In Chicago, a Lake Shore Dive

Try this in Manhattan: Chicago's Ohio Street Beach is one of the spots where you can jump into Lake Michigan.
Try this in Manhattan: Chicago's Ohio Street Beach is one of the spots where you can jump into Lake Michigan. (Chris McGuire - City Of Chicago)
By Christina Talcott
Washington Post Staff Writer
Sunday, July 20, 2008

Chicagoans are a little like Northern Europeans: After the snow melts and the sun comes out, they go outside and stay there all summer.

That's a visitor's impression, anyway, on a sunny summer day, when swarms of bikers, in-line skaters, joggers, volleyball players and swimmers hit the shore, taking advantage of the city's splendid bike path along the lake and, of course, its beaches.

Come again? Yes, for a city awfully windy about its charms, Chicago doesn't crow too much about the miles of sandy beaches on its beloved Lake Michigan, which is known for changing colors -- sea-foam green one minute, purplish blue the next. The lake is also clean (thanks to a 1900 engineering feat that reversed the flow of the Chicago River so it no longer dumped waste into the lake) and warm enough for swimming.

Maybe Chicagoans don't boast about their beaches because they want to save them for the locals. But that's a shame for visiting museum-goers, Magnificent Mile browsers and discerning diners who might never think to take along a swimsuit when packing for a business or sightseeing trip there.

Make no mistake: There are beaches near some of the most popular tourist destinations in the city, all of them free and patrolled by lifeguards from Memorial Day through Labor Day. Some beaches have bathhouses, restaurants and equipment rentals; others have little more than a strip of sand along humming Lake Shore Drive. Still, a trip to the beach in the middle of such a bustling city is a seasonal pleasure no traveler should miss.

Some sandy pearls along the tourist trail:

South Side: Where the University of Chicago and Hyde Park now sit, there used to be only swampland. But when Chicago was chosen to host the 1893 World's Columbian Exposition, the land was filled in and filled up with buildings by America's foremost architects, its grounds landscaped by Frederick Law Olmsted. When the exposition opened, they called it the White City and millions flocked to see it; afterward, most of the plaster-faced buildings were lost.

A survivor was the Palace of Fine Arts, now the huge, kid-friendly Museum of Science and Industry, to which visitors should devote the better part of a day. Nearby are the university, Frank Lloyd Wright's low-slung Robie House, the DuSable Museum of African American History and the Oriental Institute. But any summertime trip to the South Side should include the 57th Street and 63rd Street beaches, the latter with the ivy-covered 1919 Jackson Park Bathing Pavilion Beach House, whose splash fountain in the flower-filled Serenity Courtyard gives a modern touch to the once-elegant landmark.

Museum Campus: Clustered within walking distance of one another are some of America's finest museums: the Field Museum, the natural history museum with Sue, the most complete T. rex ever assembled, a permanent exhibit on the Aztec world and such temporary shows as "Mythic Creatures: Dragons, Unicorns and Mermaids" (through Sept. 1); the John G. Shedd Aquarium, with sharks, seahorses and a turtle named Nickel; and the Adler Planetarium, which has a virtual-reality movie theater and lots of interactive exhibits about space. After logging museum time, venture south of the planetarium and slip onto the 12th Street Beach for a swim.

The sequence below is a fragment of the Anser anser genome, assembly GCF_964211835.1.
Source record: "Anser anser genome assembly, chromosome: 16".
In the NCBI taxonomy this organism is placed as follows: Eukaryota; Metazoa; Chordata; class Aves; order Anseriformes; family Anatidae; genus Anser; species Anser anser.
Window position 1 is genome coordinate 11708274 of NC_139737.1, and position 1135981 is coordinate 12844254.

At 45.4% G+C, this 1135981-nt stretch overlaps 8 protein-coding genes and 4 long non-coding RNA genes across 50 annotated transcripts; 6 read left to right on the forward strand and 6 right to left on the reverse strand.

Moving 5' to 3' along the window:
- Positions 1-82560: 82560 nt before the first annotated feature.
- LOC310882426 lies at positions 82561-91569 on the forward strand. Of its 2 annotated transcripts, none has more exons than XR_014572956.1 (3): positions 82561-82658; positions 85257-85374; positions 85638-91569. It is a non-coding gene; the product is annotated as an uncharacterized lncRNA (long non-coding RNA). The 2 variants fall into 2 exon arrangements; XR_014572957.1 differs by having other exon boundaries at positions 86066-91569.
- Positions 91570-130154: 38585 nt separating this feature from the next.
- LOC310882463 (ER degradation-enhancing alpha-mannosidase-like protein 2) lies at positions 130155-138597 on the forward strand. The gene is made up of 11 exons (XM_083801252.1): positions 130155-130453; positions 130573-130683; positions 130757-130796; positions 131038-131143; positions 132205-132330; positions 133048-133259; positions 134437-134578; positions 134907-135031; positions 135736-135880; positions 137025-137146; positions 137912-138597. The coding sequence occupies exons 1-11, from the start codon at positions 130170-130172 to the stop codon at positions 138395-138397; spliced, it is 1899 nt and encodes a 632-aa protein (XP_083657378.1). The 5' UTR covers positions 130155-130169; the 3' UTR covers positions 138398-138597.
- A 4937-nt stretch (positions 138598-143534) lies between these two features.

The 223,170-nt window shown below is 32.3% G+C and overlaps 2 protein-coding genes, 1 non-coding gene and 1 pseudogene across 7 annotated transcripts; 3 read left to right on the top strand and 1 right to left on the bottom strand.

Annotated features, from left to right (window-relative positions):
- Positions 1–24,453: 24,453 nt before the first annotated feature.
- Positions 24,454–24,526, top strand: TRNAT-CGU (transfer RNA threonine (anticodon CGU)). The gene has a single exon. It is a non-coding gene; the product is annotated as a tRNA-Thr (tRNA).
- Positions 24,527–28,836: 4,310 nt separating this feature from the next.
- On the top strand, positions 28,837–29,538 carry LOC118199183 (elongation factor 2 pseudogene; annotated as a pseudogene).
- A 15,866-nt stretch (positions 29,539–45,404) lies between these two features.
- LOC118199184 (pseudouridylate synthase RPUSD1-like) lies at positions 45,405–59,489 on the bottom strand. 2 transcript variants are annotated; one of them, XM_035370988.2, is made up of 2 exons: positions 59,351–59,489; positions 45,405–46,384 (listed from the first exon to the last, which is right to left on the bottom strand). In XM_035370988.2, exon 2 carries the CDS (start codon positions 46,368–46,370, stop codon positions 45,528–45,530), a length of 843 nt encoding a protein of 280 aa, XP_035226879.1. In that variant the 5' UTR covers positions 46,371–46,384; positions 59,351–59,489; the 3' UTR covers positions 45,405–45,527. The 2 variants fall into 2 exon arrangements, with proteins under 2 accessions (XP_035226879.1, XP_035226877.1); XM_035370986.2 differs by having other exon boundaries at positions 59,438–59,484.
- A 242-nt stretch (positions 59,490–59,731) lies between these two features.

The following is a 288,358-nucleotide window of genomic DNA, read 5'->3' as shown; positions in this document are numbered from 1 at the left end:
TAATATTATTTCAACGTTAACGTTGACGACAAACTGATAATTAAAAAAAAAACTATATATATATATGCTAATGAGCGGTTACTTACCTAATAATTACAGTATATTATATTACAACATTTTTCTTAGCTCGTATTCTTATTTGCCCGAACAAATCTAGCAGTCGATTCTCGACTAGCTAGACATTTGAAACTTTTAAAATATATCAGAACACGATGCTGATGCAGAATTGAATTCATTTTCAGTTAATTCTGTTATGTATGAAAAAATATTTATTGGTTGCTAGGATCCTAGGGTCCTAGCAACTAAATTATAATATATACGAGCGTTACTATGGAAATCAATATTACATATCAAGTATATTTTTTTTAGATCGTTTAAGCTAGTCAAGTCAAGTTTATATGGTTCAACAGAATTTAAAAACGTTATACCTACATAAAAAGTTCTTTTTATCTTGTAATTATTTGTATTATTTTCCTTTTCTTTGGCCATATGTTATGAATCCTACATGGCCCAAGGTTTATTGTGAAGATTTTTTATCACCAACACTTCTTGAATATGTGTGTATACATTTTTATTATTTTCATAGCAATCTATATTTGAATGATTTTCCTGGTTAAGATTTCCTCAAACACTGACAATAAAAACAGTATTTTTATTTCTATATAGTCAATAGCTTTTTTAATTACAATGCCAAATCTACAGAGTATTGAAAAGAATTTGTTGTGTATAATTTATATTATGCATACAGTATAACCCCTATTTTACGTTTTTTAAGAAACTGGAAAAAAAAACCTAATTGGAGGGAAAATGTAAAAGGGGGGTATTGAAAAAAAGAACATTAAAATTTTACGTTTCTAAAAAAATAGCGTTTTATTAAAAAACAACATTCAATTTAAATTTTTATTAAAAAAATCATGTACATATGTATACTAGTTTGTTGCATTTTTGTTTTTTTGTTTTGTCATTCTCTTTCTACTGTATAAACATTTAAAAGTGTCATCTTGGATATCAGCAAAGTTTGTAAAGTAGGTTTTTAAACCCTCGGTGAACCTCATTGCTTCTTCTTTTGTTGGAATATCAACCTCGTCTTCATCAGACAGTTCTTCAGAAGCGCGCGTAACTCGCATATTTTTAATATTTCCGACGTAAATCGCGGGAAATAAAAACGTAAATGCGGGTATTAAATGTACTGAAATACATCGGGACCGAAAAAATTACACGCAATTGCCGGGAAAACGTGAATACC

Navy Pier: If you hate crowds, this is your worst nightmare. Yet Navy Pier, which juts out into Lake Michigan just north of the Chicago River, has plenty to recommend it: fireworks every Wednesday and Saturday night in summer, the Children's Museum of Chicago and a 150-foot replica of the original Ferris wheel, which debuted at -- you guessed it -- the 1893 World's Columbian Exposition. Before or after a trip to Navy Pier, pop over to the Ohio Street Beach for a little back-to-nature fun. The beach is barely out of earshot of the frenetic pier and Lake Shore Drive, but it feels as if it's worlds away.

Magnificent Mile: Cheery palm trees lend a tropical air to the Oak Street Beach, where kids romp and locals sun just blocks from the 100-story John Hancock Center and other downtown skyscrapers. The beach's cafe and bathhouse offer a break from the sun and sand, and the Museum of Contemporary Art, the historic Water Tower and the shops of Magnificent Mile are all mere blocks away. In training? The Oak Street Beach has a half-mile-long stretch of lap lanes parallel to shore for serious swimmers.

Lincoln Park: Need to kill time between meals or window shopping in the trendy Lincoln Park area? The North Avenue Beach is the place to show off those tan lines, where singles on the prowl share sand with neighborhood tykes. Amateur volleyball leagues commandeer plenty of sand for games, Bike & Roll rents bicycles and skates (helmets and locks included), and there's an in-line hockey rink, too. The boat-shaped beach house has a restaurant, concession stands, bathrooms and outdoor showers.

Zoo break: Two free activities in one day: The beach and Lincoln Park Zoo. The zoo is nestled in lush Lincoln Park, and you can see a wide range of critters, including flamingos, pythons, gorillas and polar bears. Cross the Diversey Harbor Lagoon on the Fullerton Parkway, then park yourself on the northernmost sandy strip of the North Avenue Beach.

© 2008 The Washington Post Company